Attached is a guitar amp schematic with a 47K unbalanced load input. This is standard input design circuit regardless if the output is a grid circuit or a coupling transformer.View attachment 322260
That's an input impedance of 1,047,000Ω on Input 1, and 91,890Ω on input 2. (not 47k)
 

Audioguru again

Joined Oct 21, 2019
6,785
I went to a demonstration of a new hifi speaker system. The stereo sounded fantastic with deep low frequencies from the very large speaker enclosures. Then two pretty young ladies removed the large fake enclosure covers revealing small speaker enclosures that were producing the deep low frequencies.
I looked all over for a sub-woofer but there was not one. The surprise caused my skin to turn into goose bumps.
 

LadySpark

Joined Feb 7, 2024
194
That's an input impedance of 1,047,000Ω on Input 1, and 91,890Ω on input 2. (not 47k)
The 1M resistor can be any value, because its the grid self biasing resistor, and sets the gain level in the stage. That is why some use a potentiometer there for a volume control. The Unbalanced voltage source is loaded by the 47K resistor.
 

Ian0

Joined Aug 7, 2020
10,277
The 1M resistor can be any value, because its the grid self biasing resistor, and sets the gain level in the stage. That is why some use a potentiometer there for a volume control. The Unbalanced voltage source is loaded by the 47K resistor.
Where is the return path from the non-signal end of the 47k resistor to the guitar ground?
Through the 1M resistor?
 

LadySpark

Joined Feb 7, 2024
194
Where is the return path from the non-signal end of the 47k resistor to the guitar ground?
Through the 1M resistor?
Since the unbalanced coupling resistor is a series resistor, the voltage from the source is developed across it and there is no current return. Active unbalanced sources are preloaded and do not require any external loading for its operation.
 

Ian0

Joined Aug 7, 2020
10,277
Since the unbalanced coupling resistor is a series resistor, the voltage from the source is developed across it and there is no current return. Active unbalanced sources are preloaded and do not require any external loading for its operation.
How is it going to work without an earth return?
if there is no return current then the impedance is infinite.
 

LadySpark

Joined Feb 7, 2024
194
How is it going to work without an earth return?
if there is no return current then the impedance is infinite.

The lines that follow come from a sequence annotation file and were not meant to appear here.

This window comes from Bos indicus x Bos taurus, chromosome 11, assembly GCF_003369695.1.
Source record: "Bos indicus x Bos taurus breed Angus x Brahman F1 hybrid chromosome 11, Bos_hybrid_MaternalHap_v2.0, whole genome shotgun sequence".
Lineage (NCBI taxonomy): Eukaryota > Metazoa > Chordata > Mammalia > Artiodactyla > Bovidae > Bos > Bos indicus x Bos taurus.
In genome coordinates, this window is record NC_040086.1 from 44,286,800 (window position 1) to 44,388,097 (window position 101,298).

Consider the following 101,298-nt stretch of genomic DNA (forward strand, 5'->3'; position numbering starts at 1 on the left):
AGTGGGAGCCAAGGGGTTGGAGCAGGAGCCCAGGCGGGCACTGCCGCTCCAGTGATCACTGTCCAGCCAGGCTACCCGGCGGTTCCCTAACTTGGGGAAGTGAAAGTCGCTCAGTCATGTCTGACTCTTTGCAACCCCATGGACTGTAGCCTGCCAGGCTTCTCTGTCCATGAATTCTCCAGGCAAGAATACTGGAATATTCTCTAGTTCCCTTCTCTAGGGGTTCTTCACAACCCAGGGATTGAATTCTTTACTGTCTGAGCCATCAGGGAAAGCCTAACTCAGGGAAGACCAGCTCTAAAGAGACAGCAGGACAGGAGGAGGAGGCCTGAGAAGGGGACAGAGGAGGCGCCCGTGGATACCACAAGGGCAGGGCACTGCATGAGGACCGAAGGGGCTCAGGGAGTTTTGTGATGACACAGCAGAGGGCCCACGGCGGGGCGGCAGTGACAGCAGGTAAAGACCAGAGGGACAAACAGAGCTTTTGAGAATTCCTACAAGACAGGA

The source ground is the current return and incorporates the unbalanced coupling resistor as the source resistance in series with finite resistance of the voltage source(usually considered a short in AC analysis).
 

Ian0

Joined Aug 7, 2020
10,277
Isn’t there a path through the other input?
It has high gain and low gain inputs. Low gain giving an attenuation of 6dB.
You can see that the Guitar Input 1 has a grounding contact that is connected to earth and Guitar input 2 doesn't.
If you use guitar input 1 the guitar sees 47k in series with 1M, total input input impedance = 1.047M.
If you use guitar input 2, then input 1 socket's grounding contact connects the input to ground so puts 47k in parallel with 1M.
That combination is then in series with the 47k on guitar input 2, so the signal is attenuated by 6dB.
 

Ian0

Joined Aug 7, 2020
10,277
The source ground is the current return and incorporates the unbalanced coupling resistor as the source resistance in series with finite resistance of the voltage source(usually considered a short in AC analysis).
So the signal sees 1Meg in series with 47k, as I said a few posts ago.
 

LadySpark

Joined Feb 7, 2024
194
So the signal sees 1Meg in series with 47k, as I said a few posts ago.
The 1M resistor doesn't mean anything to it. It could be 1000M or 100 ohms. The unbalanced source resistance is still 47K and thus, the input impedance is still 47K.

If you look at a DC coupled common cathode circuit formula, the input impedance is always the input series input resistor and not the grid to ground resistor. The resistor from grid to ground doesn't have to connect to ground either as it could be connected to a bias voltage instead.